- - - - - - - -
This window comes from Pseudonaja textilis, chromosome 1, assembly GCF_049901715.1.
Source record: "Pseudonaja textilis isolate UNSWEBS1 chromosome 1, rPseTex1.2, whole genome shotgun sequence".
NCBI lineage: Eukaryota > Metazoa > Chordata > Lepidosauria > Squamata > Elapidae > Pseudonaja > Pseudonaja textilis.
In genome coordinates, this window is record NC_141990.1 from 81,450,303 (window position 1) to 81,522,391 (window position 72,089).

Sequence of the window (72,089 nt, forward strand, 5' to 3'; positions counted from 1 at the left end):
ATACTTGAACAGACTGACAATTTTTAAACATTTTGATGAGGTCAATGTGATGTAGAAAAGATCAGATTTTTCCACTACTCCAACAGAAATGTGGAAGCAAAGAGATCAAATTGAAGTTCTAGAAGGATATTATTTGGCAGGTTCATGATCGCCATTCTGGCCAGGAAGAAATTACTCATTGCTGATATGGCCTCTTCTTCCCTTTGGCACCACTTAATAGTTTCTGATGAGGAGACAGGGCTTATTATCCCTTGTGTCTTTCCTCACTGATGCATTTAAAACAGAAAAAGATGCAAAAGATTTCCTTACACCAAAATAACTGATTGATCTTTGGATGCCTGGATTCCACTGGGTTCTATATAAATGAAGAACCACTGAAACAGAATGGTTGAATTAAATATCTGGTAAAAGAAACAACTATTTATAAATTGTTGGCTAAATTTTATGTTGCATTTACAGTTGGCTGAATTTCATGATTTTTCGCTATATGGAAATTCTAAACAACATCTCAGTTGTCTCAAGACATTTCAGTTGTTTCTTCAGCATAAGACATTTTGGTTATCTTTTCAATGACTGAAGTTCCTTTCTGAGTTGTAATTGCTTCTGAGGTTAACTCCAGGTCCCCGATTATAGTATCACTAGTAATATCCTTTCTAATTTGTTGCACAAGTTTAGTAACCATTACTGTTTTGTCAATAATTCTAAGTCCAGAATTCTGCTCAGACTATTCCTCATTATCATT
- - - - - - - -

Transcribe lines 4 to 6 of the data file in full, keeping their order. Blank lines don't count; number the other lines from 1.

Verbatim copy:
In genome coordinates, this window is record NC_141990.1 from 81,450,303 (window position 1) to 81,522,391 (window position 72,089).

Sequence of the window (72,089 nt, forward strand, 5' to 3'; positions counted from 1 at the left end):
ATACTTGAACAGACTGACAATTTTTAAACATTTTGATGAGGTCAATGTGATGTAGAAAAGATCAGATTTTTCCACTACTCCAACAGAAATGTGGAAGCAAAGAGATCAAATTGAAGTTCTAGAAGGATATTATTTGGCAGGTTCATGATCGCCATTCTGGCCAGGAAGAAATTACTCATTGCTGATATGGCCTCTTCTTCCCTTTGGCACCACTTAATAGTTTCTGATGAGGAGACAGGGCTTATTATCCCTTGTGTCTTTCCTCACTGATGCATTTAAAACAGAAAAAGATGCAAAAGATTTCCTTACACCAAAATAACTGATTGATCTTTGGATGCCTGGATTCCACTGGGTTCTATATAAATGAAGAACCACTGAAACAGAATGGTTGAATTAAATATCTGGTAAAAGAAACAACTATTTATAAATTGTTGGCTAAATTTTATGTTGCATTTACAGTTGGCTGAATTTCATGATTTTTCGCTATATGGAAATTCTAAACAACATCTCAGTTGTCTCAAGACATTTCAGTTGTTTCTTCAGCATAAGACATTTTGGTTATCTTTTCAATGACTGAAGTTCCTTTCTGAGTTGTAATTGCTTCTGAGGTTAACTCCAGGTCCCCGATTATAGTATCACTAGTAATATCCTTTCTAATTTGTTGCACAAGTTTAGTAACCATTACTGTTTTGTCAATAATTCTAAGTCCAGAATTCTGCTCAGACTATTCCTCATTATCATT